Friday, January 04, 2013

The Meaning Of Silence

As Theresa Spence's hunger strike continues, Stephen Harper remains silent. But his acolytes have had plenty to say. Christie Blatchford and John Ivison have brushed aside Spence's demand for a meeting with the prime minister.

Still, Stephen Harper has remained tight lipped -- except for one throw away line in his New Year's Message about how his government "continued to strengthen First Nation relationships in 2012."  Michael Harris writes:

In Robert Bolt’s great play A Man for all Seasons, the prosecutor asks the jury a question about Thomas More’s unspoken opinion of the king’s marriage: “What does it betoken, this silence?” Well, what does Stephen Harper’s silence betoken? At one level it is obviously a contest of wills, precisely the kind of brick-wall standoff the PM so enjoys. He likes his political opposition in powder form. But there is another, much darker aspect to a leader’s silence when powerful emotions are running through the land.

Harper is playing to all the negative stereotypes about native people:

Elsewhere, all of the ugly stereotypes have been on display: Indians as lazy, Indians “freeloading” (that quote belongs to former Manitoba Tory youth leader Braydon Mazurkiewich), drinking all day, fighting all night and living lives that are just one long flight from responsible living. As for their leaders, we’re told they steal from their own people, are profligate with public money and try to hide from public accountability.

It's classic Harper strategy -- create a straw man and burn it down. The problem this time is that Theresa Spence is no straw woman -- and Stephen Harper is no Thomas More.


Lorne said...

As I recall, Owen, Thomas More's response to the question was that if anything was to be construed by his silence, it was that silence betokens consent.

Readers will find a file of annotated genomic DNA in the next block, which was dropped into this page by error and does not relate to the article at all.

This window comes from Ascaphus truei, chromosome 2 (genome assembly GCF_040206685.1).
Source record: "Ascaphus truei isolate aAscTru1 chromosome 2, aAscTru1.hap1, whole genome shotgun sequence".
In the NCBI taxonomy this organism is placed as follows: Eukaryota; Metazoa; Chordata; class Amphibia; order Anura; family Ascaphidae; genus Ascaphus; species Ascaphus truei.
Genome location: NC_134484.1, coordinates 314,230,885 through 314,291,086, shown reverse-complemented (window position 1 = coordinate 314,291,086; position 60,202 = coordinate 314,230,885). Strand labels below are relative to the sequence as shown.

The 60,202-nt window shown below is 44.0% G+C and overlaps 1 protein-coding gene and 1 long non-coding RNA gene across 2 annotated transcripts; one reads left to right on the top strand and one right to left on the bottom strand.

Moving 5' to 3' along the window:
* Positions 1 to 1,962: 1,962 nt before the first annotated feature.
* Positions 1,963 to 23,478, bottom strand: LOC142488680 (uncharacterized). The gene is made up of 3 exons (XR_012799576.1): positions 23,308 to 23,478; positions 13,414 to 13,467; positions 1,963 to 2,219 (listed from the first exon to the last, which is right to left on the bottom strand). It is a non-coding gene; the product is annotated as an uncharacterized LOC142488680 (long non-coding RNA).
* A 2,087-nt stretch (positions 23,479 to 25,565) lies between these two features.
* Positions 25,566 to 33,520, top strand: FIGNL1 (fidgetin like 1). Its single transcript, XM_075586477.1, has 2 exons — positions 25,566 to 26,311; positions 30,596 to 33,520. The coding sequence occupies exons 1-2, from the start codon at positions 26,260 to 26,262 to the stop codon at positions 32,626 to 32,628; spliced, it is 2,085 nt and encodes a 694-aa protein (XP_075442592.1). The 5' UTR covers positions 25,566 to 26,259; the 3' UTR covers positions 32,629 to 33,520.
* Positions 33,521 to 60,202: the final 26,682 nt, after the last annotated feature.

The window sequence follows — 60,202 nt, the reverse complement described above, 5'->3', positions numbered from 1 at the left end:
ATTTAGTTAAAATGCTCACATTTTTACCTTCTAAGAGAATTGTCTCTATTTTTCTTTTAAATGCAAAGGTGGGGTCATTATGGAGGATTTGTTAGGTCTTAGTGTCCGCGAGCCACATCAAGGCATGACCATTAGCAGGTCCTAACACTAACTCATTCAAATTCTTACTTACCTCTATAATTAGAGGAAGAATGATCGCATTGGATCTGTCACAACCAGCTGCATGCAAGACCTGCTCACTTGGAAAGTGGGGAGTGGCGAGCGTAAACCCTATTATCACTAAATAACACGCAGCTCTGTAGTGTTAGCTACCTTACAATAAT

I guess that Harper's ongoing silence betokens consent for Chief Spence to starve herself to death. It would seem that martyrdom is not not simply an historical artifact under this regime.

Owen Gray said...

I love the Bolt play, Lorne; and I taught it many times over the years. More relied on the law for his defense. He had no wish to become a martyr.

I'd call my students' attention to this line:

"Oh? And when the last law was down, and the Devil turned round on you — where would you hide, Roper, the laws all being flat? This country's planted thick with laws from coast to coast — man's laws, not God's — and if you cut them down — and you're just the man to do it — d'you really think you could stand upright in the winds that would blow then? Yes, I'd give the Devil benefit of law, for my own safety's sake."

Canada's native peoples know that, when it comes to the environment, all the laws have been cut down -- and they're having a tough time standing upright in the winds that Mr. Harper has unleashed.

Anonymous said...

What rights do any Canadians have? Harper is giving this country to Communist China. The resources and the resource jobs. Harper's omnibus bill, gives China the right to sue any Canadians, getting in China's way. Chine sued in BC, to take the BC mining jobs.

Harper's omnibus bill gives himself permission, to pollute and destroy the F.N. waterways, fish and their hunting grounds. Harper has given himself to pollute Canada, whichever way he chooses, especially for China's benefit.

Canada's Democracy, Civil Rights and Liberties, Freedom of Speech, the Charter and our Human Rights, are all vanishing. Harper is an out and out Dictator.

Harper's x-mas interview, he declared himself a Christian? Harper has no morals nor ethics, what-so-ever. Chief Spence can't take Harper's word on anything. Neither can the rest of us.

Owen Gray said...

There is word today that Harper is going to meet with the chiefs -- including Spence -- Anon.

This way he saves face. It will be interesting to see if he changes anything in the omnibus bill.